Monday, 29 July 2013



With Winter really here, this is the time when some really big Australian Salmon hit the shores of the East-Coast of NSW and VIC. These fish are so much fun, with the acrobatic leaps and hard runs this sport species is amongst my favourite at this time of year.

Australian Salmon

Great big Perch-like mouth 

Targeting Australian Salmon from the rocks is one of my favourite ways to chase this species. throwing DUO Pressbait 85 Lures off the rocks and high speed retrieving them, watching the Salmon emerge from the water, chase and smash the lure from the surface is a cool way to fish.

Jake Coxon.... Salmon on Plastic
There are many ways to fish for Australian Salmon. Many Old-School Anglers like to fish off the beach for Salmon. Using gang hooks patanosta rig setup, and star sinkers. Although you will hookup a decent Salmon or even a big Greenback Tailor as by-catch, but I would still prefer spinning surface lures for them... way to much fun!!

Australian Salmon on DUO's Pressbait 85 Surface Lure
Jessi Fitzpatrick with her PB Salmon of 65cm from the rocks

These fish are well known to throw hooks when they get to the surface they leap and spit the hooks from their mouth. When they come close to the surface keep your rod tip down close to the water and this tends to stop them from jumping, or if they do, the line will be tight and save you from losing a good fish.

Jake Coxon with a great specimen

Awesome bright coloured Salmon

 The Australian Salmon are far from a good tasting table fish, but some people claim that if they are cooked right then they taste quite good. Me, personally, I target Salmon for the sport side of there leaping skills and hard runs, not to eat. All of my Salmon are returned to the water.

A very sizable and healthy Salmon from the rocks

Releasing a decent size Salmon

Average sized Australian Salmon on the Truth Mat at 55cm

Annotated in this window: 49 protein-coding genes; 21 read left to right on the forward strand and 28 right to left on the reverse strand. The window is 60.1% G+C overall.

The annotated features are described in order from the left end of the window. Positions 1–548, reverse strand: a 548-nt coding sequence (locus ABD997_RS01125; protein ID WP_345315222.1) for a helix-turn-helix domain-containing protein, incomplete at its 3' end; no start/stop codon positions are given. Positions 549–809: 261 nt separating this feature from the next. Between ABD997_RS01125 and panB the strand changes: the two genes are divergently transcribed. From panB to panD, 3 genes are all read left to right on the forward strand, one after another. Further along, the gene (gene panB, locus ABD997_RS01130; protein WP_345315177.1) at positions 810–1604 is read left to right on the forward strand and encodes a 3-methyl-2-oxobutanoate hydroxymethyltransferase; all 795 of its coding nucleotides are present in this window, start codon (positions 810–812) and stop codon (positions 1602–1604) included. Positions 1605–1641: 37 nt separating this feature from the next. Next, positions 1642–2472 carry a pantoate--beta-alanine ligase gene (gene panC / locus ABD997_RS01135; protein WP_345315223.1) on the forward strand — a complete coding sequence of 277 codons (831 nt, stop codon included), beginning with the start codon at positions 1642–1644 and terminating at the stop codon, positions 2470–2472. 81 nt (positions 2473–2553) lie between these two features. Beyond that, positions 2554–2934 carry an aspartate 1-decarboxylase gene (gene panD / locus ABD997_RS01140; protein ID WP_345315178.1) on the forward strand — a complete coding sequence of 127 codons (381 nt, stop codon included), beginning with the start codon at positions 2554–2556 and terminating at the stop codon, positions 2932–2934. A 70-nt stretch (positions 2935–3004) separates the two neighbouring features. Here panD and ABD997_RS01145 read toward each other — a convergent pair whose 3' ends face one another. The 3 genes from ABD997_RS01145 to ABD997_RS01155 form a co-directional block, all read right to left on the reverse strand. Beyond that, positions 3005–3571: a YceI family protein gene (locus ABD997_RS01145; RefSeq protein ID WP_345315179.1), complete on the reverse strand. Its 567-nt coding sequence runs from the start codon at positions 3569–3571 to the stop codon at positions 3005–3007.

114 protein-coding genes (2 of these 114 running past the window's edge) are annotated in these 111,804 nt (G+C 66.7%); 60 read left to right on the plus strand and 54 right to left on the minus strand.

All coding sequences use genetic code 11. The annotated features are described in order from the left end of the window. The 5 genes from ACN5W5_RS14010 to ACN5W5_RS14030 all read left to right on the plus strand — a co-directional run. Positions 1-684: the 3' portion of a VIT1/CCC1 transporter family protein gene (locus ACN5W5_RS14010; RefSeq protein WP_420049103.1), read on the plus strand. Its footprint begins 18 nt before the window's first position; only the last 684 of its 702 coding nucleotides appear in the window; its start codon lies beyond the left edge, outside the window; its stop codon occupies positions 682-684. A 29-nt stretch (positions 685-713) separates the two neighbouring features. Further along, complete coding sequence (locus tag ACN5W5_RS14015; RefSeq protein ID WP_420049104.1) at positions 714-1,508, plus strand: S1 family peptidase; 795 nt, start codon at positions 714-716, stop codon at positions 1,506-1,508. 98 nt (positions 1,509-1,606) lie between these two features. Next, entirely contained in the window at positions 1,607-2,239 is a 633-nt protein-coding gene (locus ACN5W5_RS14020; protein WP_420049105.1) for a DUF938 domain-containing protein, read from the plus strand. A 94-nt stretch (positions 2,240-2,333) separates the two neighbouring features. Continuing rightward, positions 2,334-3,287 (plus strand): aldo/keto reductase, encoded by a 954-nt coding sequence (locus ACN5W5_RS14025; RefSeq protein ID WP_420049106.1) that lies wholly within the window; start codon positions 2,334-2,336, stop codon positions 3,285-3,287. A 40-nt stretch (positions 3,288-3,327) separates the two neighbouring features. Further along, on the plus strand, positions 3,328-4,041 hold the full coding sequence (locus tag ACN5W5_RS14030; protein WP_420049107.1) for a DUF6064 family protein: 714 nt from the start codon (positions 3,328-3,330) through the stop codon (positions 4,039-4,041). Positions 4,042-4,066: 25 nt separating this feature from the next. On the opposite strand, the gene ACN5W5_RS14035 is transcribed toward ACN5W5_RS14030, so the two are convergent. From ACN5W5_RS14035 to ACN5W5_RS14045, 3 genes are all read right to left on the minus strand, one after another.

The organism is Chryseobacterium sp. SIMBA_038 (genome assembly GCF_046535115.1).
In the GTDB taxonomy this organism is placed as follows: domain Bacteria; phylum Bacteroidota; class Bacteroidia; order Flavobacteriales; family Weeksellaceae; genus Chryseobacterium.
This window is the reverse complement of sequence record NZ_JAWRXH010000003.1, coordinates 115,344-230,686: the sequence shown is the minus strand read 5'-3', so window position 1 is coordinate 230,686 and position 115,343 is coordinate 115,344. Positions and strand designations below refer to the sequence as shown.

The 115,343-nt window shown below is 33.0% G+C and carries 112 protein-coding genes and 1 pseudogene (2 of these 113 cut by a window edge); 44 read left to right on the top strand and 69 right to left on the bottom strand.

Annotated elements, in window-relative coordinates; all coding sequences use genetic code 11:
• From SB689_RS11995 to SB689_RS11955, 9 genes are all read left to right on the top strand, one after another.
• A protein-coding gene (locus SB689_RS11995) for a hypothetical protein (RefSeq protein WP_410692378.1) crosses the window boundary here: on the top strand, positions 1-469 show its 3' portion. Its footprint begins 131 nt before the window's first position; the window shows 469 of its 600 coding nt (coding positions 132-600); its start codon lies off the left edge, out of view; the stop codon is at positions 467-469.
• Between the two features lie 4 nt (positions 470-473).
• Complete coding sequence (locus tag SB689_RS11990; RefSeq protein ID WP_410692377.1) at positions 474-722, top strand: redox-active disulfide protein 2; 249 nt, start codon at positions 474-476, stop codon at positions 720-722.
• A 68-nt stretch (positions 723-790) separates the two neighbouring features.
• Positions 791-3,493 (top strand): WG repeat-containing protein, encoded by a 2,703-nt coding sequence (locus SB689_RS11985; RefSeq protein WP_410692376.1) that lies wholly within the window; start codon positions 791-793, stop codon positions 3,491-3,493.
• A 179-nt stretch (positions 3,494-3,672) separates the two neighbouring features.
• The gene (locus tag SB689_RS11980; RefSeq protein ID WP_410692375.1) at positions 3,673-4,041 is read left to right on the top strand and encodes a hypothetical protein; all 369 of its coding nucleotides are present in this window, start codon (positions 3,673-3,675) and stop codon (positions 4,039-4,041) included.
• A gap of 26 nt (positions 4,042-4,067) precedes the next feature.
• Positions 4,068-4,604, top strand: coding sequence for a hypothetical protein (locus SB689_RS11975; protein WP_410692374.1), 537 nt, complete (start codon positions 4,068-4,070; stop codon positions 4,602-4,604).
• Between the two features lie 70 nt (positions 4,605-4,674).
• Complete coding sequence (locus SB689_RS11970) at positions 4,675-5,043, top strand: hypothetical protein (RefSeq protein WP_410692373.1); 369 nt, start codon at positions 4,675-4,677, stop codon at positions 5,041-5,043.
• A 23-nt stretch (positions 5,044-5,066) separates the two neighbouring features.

Saturday, 27 July 2013



When I began to take Angling seriously and began to write blogs, articles and submissions; I had to learn a lot of aspects that go with the whole writing process. As my good mate Scott Mitchell said "Photography goes part in parcel with journalism, doesn't matter if your a good writer, if you have poor photography your article will be rejected" and he is dead right.  
I have revisited my approach in fishing journalism time and time again, but one thing that stays the same is the fundamentals, and a must is learning some good tips in photography and losing some bad habits.

with the use of pointing a fishes nose to the camera gives the effect of a larger fish, But don't be too fooled it doesn't make it much bigger!
The nature in photography, I think: is you are always learning.  I started with snapshots from a digital camera. I've always considered myself to be a good writer and been quite literate, but I’d never really set out to do any serious photography. The next few months that followed I learned a lot, and I still learn more and more everyday. But some fundamentals will always stay the same and I just wanted to write about a few.

With the use of Macro lenses you can really make a fish come to life
With the use of Macro lenses you can really make a fish come to life
 The first and most important thing you can do to improve your photos is to make the effort (to take good photos). Don't just press the button and hope for the best, instead look at what you are trying to achieve in a photo. Ask yourself: Are you happy with your image? Do your shots end up on the wall at home, or in a photo album hidden away? Anyone can take high-quality fishing photos with digital technology these days; but it takes a certain amount of effort - making a good photo happen to the success.

All the technical jargon in the world can’t save you if you don’t know where to point the camera or instruct the person on how to hold the fish. Most cameras have a grid option that aids you in making sure the subject is in the centre of the frame. So many times ive seen peoples fishing photo where the person holding the fish is way over to either the left side of right side of the frame and so much area is wasted in capturing the best background, but I will admit it does have it's place in some cases. Also, photography for the most part, is straightforward and simple at its best. There’s no need to cut half of someone’s face off just to achieve an “artistic look".